Climate change is an affront to our putative ideals of fairness and equality. It is classist.  It is racist.

But if climate action is a question of social justice, then those marginalised groups must be part of the movement.  They must set the agenda of that movement.  They must lead the movement.  And if they are not, those of us who claim the title ‘environmentalist’ cannot ask why they are not engaged, and instead must ask how we have failed.  We must challenge ourselves, our privilege, our dialogue and our institutions and understand how we have excluded them. Have we invited marginalised groups to participate in our events and our agenda?  Or have we honestly co-created an open space for multiple agendas?  Have we recognised that destroying inequality is a legitimate starting point for fighting climate change?  Have we recognised that many of our proposed solutions – entirely rational solutions – can be implicitly racist or sexist? 

If we are going to prevent catastrophic climate change, then we must act fast and with unrelenting persistence. But at the same time, we must be patient, check our privilege and listen to those who have been marginalised by past environmental movements. This is especially true because it is those same marginalised groups who will most likely bear the greatest burden of climate change. We assault these groups doubly if we do not centre their voices in our common cause.  And because the environmental movement is unstoppable – technologically and socially inevitable and therefore economically inevitable – exclusion from these opportunities is yet a third assault.

I am by no means an expert on co-creating powerful social movements, fuelled by equality amongst the participants and effective in achieving change.  But I have been lucky enough to work and learn from those who do. They have shown undeserved patience and understanding and trust.

They taught me that it is vital to recognise not just your own privilege but the economic, historical or social privileges of the institutions one represents. In my case, a world-leading university.  In other cases, a business or a trust – even a small green business or cash-starved charity. And even a movement, especially a movement perceived as being by and for the white middle class.

Having recognised that privilege and in many cases the structural racism, sexism and wider inequalities that come with it, it is our obligation to decolonise those institutions rather than to plead for yet more labour from those our institution oppresses.  It is our obligation to do our own research and to commit our own emotional energy and labour. And when we do work with marginalised groups, we are compelled to respect their expertise by paying them for their services.  Major institutions will pay consultants 100s of thousands of pounds for a re-brand or governance review but ask marginalised groups to help address our diversity challenges by serving for free – by serving on our Boards, attending our workshops, advising on our projects.  It is insulting to imply that the privilege of entering our institutions and projects is adequate compensation for their time, their re-lived trauma or their expertise.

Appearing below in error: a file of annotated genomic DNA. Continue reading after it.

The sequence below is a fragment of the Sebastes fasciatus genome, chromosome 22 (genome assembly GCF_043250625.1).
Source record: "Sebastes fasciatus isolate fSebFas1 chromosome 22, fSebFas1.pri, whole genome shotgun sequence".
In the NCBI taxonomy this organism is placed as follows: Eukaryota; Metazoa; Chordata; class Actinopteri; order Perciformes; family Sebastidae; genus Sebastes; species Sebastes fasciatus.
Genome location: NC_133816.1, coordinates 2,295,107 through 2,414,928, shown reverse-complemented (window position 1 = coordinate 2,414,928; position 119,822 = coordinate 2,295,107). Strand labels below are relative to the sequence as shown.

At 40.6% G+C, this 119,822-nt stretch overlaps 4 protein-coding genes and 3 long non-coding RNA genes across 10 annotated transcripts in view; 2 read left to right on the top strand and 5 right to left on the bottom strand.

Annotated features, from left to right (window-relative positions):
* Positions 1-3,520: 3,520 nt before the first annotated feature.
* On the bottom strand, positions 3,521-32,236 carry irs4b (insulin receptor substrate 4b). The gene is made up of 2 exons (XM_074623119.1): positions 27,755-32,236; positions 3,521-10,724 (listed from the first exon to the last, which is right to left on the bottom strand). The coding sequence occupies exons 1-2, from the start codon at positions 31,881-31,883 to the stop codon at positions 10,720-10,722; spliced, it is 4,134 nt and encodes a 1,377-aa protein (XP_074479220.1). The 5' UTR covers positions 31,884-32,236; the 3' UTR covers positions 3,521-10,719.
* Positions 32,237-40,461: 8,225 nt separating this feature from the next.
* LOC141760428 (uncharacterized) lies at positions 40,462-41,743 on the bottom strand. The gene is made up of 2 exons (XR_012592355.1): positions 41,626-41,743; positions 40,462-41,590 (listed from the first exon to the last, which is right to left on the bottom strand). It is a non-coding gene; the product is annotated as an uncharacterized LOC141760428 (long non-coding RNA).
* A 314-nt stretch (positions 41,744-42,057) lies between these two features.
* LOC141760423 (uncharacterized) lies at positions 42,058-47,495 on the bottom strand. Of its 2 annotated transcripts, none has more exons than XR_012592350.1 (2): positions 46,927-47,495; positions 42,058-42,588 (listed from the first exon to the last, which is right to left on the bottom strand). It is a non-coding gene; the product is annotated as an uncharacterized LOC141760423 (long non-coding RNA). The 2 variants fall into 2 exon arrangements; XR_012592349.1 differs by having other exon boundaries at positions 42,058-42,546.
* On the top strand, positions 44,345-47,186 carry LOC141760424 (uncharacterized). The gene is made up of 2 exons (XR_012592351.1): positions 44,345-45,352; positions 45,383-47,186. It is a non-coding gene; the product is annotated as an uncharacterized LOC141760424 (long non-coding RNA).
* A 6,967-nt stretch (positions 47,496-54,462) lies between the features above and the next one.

Of course, a recognition of the limitations of our institutions, our organisations and our movements is only the start. The next steps involve a fundamental reckoning with the word ‘our’ in those projects – who has owned these, who owns them now, who will own them in the future?  And given those answers, are they fit for the challenge at hand? Are they projects capable of becoming genuinely co-owned, co-creative spaces, where not just new members are welcomed but also their new ideas, challenges and perspectives?  Or are these projects that must be completely deconstructed, making way for the more energetic ones to come?  Do we ourselves have the humility to deconstruct our own projects and cede our labour to those of someone else?

These are challenging questions and the answers are not as simple as I imply.  Those of us who have been fighting climate change, plastics in the ocean, toxins in our soil, pollution in the air, and the non-sustainable exploitation of our planet are deeply invested in the struggle and in the solutions we have forged. It is not trivial to patiently draw in new perspectives nor to have our ideas questioned – we have been fighting an establishment for five decades that has been guilty of predatory delay and manipulation of public understanding.  We are right to be wary of anything that delays action, right to be uncivil, impatient and intemperate.